Spellbinding and striking scenery await you on your trip to the Inner Hebrides
The islands of Tiree, Coll, Staffa, Iona, Mull, Kerrera and Lismore all boast independent characteristics, but share tranquillity and beauty at their core.
Tiree is Scotland's sunshine isle. It is aptly referred to as the 'Hawaii of the north' thanks to the amount of sunshine it gets, which is amongst the most in the UK. Given its wide skies, dramatic Atlantic seascapes, Tiree is a rewarding destination on our far western shore, whether you travel there to make the most of its water-sports or cycling opportunities, its striking but peaceful white beaches, or its incredible local seafood and shellfish.
Lying 6 miles to the west of Mull, the island of Coll is famous for its dark skies. With no street lights in sight, the island has gained official 'dark sky status'. It's the second location in the country to have this recognition and one of the six best stargazing and night time photography locations in the UK. It's also a nature lover's paradise - thanks to the bird and marine life that frequent the area, too.
On Saturdays until 5 September catch an early morning ferry from Oban and sail on a three hour trip through the Sound of Mull, spotting Duart Castle and the iconic coloured harbour of Tobermory on the way past. Travelling through the tranquil village of Arinagour (with its row of whitewashed cottages recognisable to any Katie Morag fans), then drive to the two islands' castles, off-road to a pristine beach and a chance to spot an elusive corncrake on the bird reserve or some seals. Before boarding the ferry back to Oban at 8pm.
The uninhabited island of Staffa, lying off the coast of Mull is a must visit if you're in the area. It is literally a natural wonder of the world, home to Fingal's Cave, towering basalt cliffs, and a visiting colony of breeding puffins during the spring/ early summer months.
Less than an hour from Oban lies the isle of Mull - home of the dramatic Duart Castle, which sits high on a cliff-top, proudly guarding the Firth of Lorne. On Mull, you'll also find the fishing port of Tobermory, famous for its pastel coloured houses, which line the harbour. There's around 300 miles of coastline to explore on Mull - with beautiful bays of turquoise water. On that coastline lies one of Mull's most famous spots - Calgary Bay. Around its edges you'll find traces of previous settlements including Iron Age forts, and most recently, those dating from the Clearances. Nearby is Calgary Art In Nature woodland walk - a cultural landscape, peppered with sculpture, that perfectly marries art to nature. There's plenty of surprises to uncover.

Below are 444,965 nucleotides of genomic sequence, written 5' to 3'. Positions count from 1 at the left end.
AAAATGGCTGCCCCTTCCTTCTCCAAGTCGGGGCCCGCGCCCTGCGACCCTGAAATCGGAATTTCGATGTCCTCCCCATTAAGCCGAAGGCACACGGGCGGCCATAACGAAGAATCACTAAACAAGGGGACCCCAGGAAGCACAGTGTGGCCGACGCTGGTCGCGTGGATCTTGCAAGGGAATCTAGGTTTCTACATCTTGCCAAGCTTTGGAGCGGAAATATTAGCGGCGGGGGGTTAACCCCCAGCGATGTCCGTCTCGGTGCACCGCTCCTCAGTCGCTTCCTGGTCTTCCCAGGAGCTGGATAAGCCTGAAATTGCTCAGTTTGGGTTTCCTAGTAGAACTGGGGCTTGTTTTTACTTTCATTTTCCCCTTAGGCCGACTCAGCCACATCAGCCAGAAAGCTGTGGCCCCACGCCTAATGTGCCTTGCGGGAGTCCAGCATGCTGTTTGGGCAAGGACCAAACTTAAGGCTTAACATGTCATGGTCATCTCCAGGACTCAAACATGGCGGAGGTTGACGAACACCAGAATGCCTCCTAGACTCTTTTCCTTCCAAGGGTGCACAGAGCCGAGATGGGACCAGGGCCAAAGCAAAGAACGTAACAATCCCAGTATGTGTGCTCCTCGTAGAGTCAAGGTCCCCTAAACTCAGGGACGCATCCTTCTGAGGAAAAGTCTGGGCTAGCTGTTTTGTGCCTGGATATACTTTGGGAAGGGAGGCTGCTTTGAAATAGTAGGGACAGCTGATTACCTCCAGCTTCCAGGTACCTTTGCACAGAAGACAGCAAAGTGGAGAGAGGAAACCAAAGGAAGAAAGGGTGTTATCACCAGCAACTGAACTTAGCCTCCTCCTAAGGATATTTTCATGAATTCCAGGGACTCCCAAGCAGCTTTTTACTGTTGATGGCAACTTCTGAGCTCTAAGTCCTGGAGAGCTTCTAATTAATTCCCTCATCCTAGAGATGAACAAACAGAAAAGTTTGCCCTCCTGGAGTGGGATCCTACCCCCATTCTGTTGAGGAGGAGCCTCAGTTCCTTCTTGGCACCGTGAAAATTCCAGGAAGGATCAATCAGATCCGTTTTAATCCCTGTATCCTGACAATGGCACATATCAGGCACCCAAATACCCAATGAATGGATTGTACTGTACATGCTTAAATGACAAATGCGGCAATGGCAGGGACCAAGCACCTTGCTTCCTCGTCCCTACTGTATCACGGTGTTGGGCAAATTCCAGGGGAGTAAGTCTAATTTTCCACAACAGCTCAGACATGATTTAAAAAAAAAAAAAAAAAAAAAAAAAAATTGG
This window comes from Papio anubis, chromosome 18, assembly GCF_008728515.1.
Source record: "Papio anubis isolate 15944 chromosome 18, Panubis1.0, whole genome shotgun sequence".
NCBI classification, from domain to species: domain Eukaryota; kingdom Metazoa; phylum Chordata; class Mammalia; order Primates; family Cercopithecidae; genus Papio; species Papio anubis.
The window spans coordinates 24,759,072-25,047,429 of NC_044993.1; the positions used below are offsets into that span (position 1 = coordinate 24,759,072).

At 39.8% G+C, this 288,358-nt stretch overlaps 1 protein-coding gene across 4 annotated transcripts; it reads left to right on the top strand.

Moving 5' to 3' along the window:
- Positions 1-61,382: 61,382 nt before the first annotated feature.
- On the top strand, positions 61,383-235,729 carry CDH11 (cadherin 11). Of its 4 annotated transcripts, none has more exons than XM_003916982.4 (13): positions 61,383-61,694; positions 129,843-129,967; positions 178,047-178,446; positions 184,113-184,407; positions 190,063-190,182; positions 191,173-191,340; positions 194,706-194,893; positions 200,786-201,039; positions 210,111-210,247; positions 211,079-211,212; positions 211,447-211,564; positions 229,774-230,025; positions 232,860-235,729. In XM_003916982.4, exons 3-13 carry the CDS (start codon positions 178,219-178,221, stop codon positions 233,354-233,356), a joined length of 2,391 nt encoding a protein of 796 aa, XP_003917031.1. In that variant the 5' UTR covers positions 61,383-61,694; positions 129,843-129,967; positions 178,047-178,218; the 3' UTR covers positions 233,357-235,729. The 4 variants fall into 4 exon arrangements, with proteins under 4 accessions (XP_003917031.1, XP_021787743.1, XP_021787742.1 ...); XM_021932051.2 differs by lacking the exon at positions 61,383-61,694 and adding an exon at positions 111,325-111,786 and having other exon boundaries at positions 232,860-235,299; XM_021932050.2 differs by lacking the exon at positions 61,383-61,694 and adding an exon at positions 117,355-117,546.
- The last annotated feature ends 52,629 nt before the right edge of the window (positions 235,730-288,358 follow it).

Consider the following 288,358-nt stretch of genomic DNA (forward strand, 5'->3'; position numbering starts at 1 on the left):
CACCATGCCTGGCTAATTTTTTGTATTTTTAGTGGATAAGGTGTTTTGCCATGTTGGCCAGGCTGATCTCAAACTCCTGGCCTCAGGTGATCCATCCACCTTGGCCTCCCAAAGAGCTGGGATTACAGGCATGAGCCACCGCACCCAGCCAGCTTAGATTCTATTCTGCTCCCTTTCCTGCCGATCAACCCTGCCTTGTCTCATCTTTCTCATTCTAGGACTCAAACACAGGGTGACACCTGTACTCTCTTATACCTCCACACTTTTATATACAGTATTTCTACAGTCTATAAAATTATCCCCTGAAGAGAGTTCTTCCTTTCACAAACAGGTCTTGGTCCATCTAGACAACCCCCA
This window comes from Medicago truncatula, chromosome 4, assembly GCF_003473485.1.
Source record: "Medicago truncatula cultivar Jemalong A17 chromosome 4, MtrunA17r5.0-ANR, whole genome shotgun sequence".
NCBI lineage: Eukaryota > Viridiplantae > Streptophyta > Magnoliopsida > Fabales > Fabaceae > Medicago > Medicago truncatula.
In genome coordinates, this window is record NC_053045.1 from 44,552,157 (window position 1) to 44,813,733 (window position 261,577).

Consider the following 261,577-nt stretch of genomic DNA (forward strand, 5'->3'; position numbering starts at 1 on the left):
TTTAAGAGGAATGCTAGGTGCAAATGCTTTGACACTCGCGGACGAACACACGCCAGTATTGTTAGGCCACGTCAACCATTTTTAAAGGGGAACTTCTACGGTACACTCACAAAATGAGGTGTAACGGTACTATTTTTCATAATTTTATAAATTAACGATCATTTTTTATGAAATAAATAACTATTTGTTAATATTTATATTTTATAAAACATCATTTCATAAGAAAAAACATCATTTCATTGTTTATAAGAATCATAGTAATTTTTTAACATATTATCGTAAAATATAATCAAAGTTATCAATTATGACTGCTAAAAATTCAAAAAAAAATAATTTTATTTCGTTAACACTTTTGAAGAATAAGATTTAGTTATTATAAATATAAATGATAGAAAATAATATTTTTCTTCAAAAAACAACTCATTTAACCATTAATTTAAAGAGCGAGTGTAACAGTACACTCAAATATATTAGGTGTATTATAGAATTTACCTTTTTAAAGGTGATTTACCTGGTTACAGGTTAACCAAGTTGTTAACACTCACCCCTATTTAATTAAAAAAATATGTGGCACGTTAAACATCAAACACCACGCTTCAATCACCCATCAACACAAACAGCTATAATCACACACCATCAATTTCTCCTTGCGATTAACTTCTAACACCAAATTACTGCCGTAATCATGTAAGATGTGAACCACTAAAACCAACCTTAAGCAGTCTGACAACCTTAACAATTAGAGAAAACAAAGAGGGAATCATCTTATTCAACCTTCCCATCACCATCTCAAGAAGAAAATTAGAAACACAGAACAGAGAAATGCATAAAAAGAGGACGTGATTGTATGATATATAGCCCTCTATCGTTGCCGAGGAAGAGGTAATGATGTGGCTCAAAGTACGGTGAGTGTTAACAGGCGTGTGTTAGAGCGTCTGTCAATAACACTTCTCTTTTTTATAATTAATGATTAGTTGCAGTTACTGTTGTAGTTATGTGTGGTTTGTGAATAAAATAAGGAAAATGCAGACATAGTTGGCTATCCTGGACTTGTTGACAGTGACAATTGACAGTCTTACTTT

The historic island of Iona is home to Iona Abbey - one of Scotland's most sacred sites, and is the burial place of ancient Scottish Kings, including MacBeth. Close by, you'll find white sandy beaches, the last land before
Kerrera and Lismore
Just a few minutes by boat from Oban is the island of Kerrera, which like Lismore is also reachable from Port Appin. It's one of the most accessible islands on our west coast. However, in both cases, once you land on these islands after your short journeys, you'll feel like you've travelled much further than you have, thanks to the tranquil settings. On Kerrera, enjoy a walk up to the dramatic ruin of 16th Century Gylen Castle, positioned in its lush green landscape. Stop by the Kerrera Tea and Bunkhouse on your return for some for the perfect reward for your endeavours. Lismore is equally tranquil and unspoiled, boasting views framed with beautiful coastal and mountain scenery. Visit the coastal village of Port Ramsay, tucked away in a secluded bay with superb views of the Great Glen before taking in the Cathedral church, named after the saint who founded a monastery on the island - once a major centre of Christianity in Scotland.
Find out more on visiting the Inner Hebrides;